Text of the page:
Jailing of aboriginal leaders may set back resolution to mining dispute: Fontaine

 

Jailing of aboriginal leaders may set back resolution to mining dispute: Fontaine

 

BY TOBI COHEN

(c) 2008 The Canadian Press. All rights reserved.

 

TORONTO _ The incarceration of six Northern Ontario aboriginal leaders as part of a dispute with an exploration company poses a serious impediment to any fair resolution, Assembly of First Nations Chief Phil Fontaine said Friday following a jailhouse visit.

 

Still, Fontaine said he was “encouraged'' by a recent meeting with Ontario Aboriginal Affairs Minister Michael Bryant who seemed committed to moving forward on a number of issues.

 

“There's three important matters that the province has committed itself to,'' Fontaine said, noting they include resource revenue sharing with First Nations, adhering to their duty to consult and accommodate on matters that relate to aboriginal land and moving forward with an interim plan.

 

“I understand the province is prepared and willing to begin immediate discussions on these issues.''

 

Fontaine affirmed the leaders from the Kitchenuhmaykoosib Inninuwug (KI) First Nation near Thunder Bay are not opposed to development.

 

What the group does oppose is the way in which the deal was managed by both the Ontario government and the mining company, Platinex Inc., he said.

 

“Platinex because they ignored the rights and interests of this community's traditional lands and the provincial government's decision to issue the permit to allow exploration to take place without regard to their legal duty to consultation and accommodation,'' he said.

 

“They're very determined to stand firm on this very principled position they've taken to say no to development at this stage.''

 

The six leaders, which include Chief Donny Morris and Deputy Chief Jack MacKay, were each handed a six month jail sentence earlier this month for breaching an order that allowed Platinex to begin drilling on their traditional lands unobstructed.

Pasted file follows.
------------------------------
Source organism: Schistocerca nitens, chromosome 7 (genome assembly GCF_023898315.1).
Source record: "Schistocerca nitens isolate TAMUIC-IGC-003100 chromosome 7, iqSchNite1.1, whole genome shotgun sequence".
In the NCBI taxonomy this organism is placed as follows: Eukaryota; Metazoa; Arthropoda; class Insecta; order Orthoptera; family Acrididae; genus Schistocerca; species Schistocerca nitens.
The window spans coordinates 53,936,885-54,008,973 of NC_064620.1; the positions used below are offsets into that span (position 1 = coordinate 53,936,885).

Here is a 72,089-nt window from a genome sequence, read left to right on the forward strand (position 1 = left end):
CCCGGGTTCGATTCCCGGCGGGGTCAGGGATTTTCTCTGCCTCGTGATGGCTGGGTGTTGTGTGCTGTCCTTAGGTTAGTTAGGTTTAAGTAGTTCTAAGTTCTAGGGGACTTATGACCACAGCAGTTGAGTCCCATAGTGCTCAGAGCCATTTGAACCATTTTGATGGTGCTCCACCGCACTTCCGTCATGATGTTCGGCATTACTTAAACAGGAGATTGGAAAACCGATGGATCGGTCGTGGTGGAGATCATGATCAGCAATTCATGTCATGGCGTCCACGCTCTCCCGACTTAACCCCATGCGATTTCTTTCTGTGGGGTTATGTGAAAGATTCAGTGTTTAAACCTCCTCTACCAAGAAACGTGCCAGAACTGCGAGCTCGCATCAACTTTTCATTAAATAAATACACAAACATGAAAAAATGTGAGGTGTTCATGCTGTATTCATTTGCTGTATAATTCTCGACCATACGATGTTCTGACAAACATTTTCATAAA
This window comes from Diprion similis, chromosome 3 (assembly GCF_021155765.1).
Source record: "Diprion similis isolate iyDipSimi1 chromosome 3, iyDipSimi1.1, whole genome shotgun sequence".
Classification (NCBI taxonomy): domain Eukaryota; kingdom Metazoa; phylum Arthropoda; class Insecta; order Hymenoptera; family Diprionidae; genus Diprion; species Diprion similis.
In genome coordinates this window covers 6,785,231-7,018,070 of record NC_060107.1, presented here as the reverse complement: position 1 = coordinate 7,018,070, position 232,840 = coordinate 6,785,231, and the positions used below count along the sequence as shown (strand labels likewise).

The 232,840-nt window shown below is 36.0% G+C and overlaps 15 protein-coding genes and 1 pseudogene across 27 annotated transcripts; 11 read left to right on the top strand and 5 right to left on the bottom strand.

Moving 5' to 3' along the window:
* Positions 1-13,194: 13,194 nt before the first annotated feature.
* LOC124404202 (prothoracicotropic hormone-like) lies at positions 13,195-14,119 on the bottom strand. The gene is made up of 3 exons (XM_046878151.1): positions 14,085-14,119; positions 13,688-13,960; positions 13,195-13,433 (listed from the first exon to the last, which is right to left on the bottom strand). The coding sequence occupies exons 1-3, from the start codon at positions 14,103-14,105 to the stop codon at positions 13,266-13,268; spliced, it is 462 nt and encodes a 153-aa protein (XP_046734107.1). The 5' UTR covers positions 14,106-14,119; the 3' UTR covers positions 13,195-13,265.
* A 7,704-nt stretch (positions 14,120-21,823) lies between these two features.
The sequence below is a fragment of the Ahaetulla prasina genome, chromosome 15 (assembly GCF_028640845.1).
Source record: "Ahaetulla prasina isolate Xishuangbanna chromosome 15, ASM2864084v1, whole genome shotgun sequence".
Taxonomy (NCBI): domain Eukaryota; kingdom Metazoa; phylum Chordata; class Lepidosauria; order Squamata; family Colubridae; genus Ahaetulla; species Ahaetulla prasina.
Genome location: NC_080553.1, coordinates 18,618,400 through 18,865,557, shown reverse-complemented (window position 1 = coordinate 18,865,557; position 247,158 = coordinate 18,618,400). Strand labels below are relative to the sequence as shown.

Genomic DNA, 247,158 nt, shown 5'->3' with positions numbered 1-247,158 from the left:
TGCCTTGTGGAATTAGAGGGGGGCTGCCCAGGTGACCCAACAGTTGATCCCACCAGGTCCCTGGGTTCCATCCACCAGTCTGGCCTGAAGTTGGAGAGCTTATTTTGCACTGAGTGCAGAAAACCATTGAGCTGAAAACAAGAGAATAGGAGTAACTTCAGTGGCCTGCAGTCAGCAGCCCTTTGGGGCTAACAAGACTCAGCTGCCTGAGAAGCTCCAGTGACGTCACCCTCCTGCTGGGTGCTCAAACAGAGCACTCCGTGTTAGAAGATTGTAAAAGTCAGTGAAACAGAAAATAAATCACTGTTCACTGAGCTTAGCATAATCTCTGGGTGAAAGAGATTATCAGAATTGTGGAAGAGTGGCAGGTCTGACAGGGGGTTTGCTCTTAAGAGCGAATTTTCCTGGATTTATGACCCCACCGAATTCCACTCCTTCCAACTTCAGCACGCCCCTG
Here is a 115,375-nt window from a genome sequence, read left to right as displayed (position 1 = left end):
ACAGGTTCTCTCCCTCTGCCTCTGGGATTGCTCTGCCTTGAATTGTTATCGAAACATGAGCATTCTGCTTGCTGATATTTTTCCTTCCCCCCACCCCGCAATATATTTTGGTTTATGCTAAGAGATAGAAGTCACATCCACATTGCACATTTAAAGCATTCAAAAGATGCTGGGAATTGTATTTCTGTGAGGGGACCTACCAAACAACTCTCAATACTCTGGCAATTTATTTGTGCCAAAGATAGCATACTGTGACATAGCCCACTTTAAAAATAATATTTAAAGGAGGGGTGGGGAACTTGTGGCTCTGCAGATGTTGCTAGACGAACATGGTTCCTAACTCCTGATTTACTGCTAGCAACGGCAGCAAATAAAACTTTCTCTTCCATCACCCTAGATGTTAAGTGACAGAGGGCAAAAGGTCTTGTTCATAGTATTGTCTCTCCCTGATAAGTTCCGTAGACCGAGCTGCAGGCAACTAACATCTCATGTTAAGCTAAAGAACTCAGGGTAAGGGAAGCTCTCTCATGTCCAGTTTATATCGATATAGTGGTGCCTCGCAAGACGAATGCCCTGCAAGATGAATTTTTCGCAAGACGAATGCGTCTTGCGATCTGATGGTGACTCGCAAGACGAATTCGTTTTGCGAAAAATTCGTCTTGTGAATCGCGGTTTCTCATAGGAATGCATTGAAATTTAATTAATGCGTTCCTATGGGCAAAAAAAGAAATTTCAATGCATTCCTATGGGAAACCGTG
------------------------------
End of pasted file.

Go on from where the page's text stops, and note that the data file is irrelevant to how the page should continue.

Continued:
While two others received suspended sentences after agreeing to obey future court orders, Fontaine said even grandmother of seven Cecilia Begg seemed quite prepared to serve her sentence rather than back down.

 

“They believe their position is right and of course we agree with them,'' he said, noting they are exploring the possibility of an appeal,'' he said.

 

“We've had this very, very unfortunate action on the part of the courts for a judge to hand down this very harsh, unfair sentence and what this sentence is telling us is that economic interest will trump the rights of indigenous peoples every time.''

 

“That's just the wrong, wrong message that needs to be conveyed,'' he added.

 

In an interview with the CBC Thursday, Bryant said he agrees with Fontaine that the group should never have been sent to jail.

 

Most progressive mining companies, he said, have entered into agreements with First Nations that have resulted in jobs, revenue and an increased standard of living.

 

“I have been up to KI three times in the last few months… to try and broker something,'' he told the CBC.

 

“The company got off to a terrible start… This is not the way it's supposed to happen.''

 

Admitting some First Nations communities have stopped working with the government in protest, Bryant said it's important to “keep working towards finding a resolution.''